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How To Get Into Cars: Aero Mods For More Grip

In 1960, Enzo Ferrari said “Aerodynamics are for people who can’t build engines”. It’s a quote that’s been proven laughably wrong in decades since. Aerodynamics are a key consideration for anyone serious about performance in almost any branch of motorsport. Today, we’ll take a look at how aero influences the performance of your car, and what modifications you might undertake to improve things.

Gains To Be Had

Improving the aerodynamics of your vehicle can mean wildly different things, depending on what your end goal is. Aerodynamics affects everything from top speed, to fuel economy, to grip, and optimizing for these different attributes can take wildly different routes. Often, it’s necessary to find a balance between several competing factors, as improvements in one area can often be detrimental in another.

To understand aerodynamics with regards to cars, we need to know about the forces of lift (or downforce), and drag. Drag is the force that acts against the direction of motion, slowing a vehicle down. Lift is the force generated perpendicular to the direction of motion. In the context of flight, the lift force is generated upwards with respect to gravity, lofting planes into the air. In an automotive context, we very much prefer to stay on the ground. Wings and aerodynamic surfaces on cars are created to create lift in the opposite direction, pushing the vehicle downwards and creating more grip. We refer to this “downwards lift” as downforce.

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Automating Mini Blinds The Rental-Friendly Way

[Chris Mullins] wanted to automate opening and closing the slats of mini blinds in his apartment, and came up with a system to do it as a fun project. Manually opening and closing the slats means twisting a rod. Seems straightforward to automate that, but as usual when having to work around something that already exists, making no permanent alterations, complications arose.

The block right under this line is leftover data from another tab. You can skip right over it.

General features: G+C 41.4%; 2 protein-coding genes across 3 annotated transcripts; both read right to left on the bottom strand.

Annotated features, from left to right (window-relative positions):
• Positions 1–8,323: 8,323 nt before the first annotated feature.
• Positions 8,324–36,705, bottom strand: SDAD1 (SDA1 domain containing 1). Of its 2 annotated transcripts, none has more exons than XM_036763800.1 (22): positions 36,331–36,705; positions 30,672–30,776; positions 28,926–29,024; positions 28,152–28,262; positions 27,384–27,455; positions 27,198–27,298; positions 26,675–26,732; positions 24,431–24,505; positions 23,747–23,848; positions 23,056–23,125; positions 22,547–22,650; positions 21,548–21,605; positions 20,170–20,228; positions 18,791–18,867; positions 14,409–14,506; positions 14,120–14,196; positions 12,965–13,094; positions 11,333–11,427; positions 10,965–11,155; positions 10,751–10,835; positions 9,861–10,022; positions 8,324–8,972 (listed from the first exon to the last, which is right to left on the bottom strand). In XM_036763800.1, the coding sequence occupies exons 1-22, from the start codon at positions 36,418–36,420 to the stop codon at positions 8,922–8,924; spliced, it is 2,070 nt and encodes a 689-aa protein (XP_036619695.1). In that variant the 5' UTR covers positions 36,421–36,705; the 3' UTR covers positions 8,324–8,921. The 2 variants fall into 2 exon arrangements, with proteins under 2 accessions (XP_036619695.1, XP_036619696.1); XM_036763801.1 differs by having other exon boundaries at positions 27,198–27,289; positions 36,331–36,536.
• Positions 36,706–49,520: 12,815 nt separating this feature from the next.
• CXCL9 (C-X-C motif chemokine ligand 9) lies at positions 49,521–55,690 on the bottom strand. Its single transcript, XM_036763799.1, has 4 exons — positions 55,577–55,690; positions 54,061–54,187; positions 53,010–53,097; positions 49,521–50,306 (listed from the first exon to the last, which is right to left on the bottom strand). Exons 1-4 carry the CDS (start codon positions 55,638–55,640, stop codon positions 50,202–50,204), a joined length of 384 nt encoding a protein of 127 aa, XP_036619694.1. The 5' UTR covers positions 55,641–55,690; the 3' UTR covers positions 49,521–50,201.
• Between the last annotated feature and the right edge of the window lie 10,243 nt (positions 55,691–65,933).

The blinds are only 1 inch wide, leaving little room for mounting any sort of hardware. While there is a lot of prior art when it comes to automating blinds, nothing he found actually fit the situation [Chris] had, so he rolled his own.

The rod that is normally twisted to control the blinds is removed, and the shaft of a stepper motor takes its place. [Chris]’ mounting solution is made to fit blinds with narrow 1 inch tracks (existing projects he found relied on 2 inch tracks) and the 3D printed mount is fully adjustable, so the 28BYJ stepper motor can be moved into exactly the right position. Speaking of the stepper motor, the 28BYJ motor is unipolar but the A4988 driver he wanted to use is for bipolar steppers only. Luckily, cutting a trace on the motor’s PCB is all it takes to turn a unipolar motor into bipolar.

To drive the motor and provide wireless functionality, the whole thing works with a Wemos D1 ESP8266, an A4988 stepper driver, and a buck converter. While it worked fine as a one-off on a perfboard, [Chris] used the project as an opportunity to learn how to make a PCB using KiCad; the PCB project is here on GitHub and the ESP8266 runs the ESPHome firmware. Be sure to check out the project page on his blog for all the details; [Chris] links to all the resources there, and covers everything from a bill of materials to walking through configuration of ESPHome with integration into the open-source Home Assistant project.

Looking to control natural light but blinds aren’t your thing? Maybe consider automated curtains.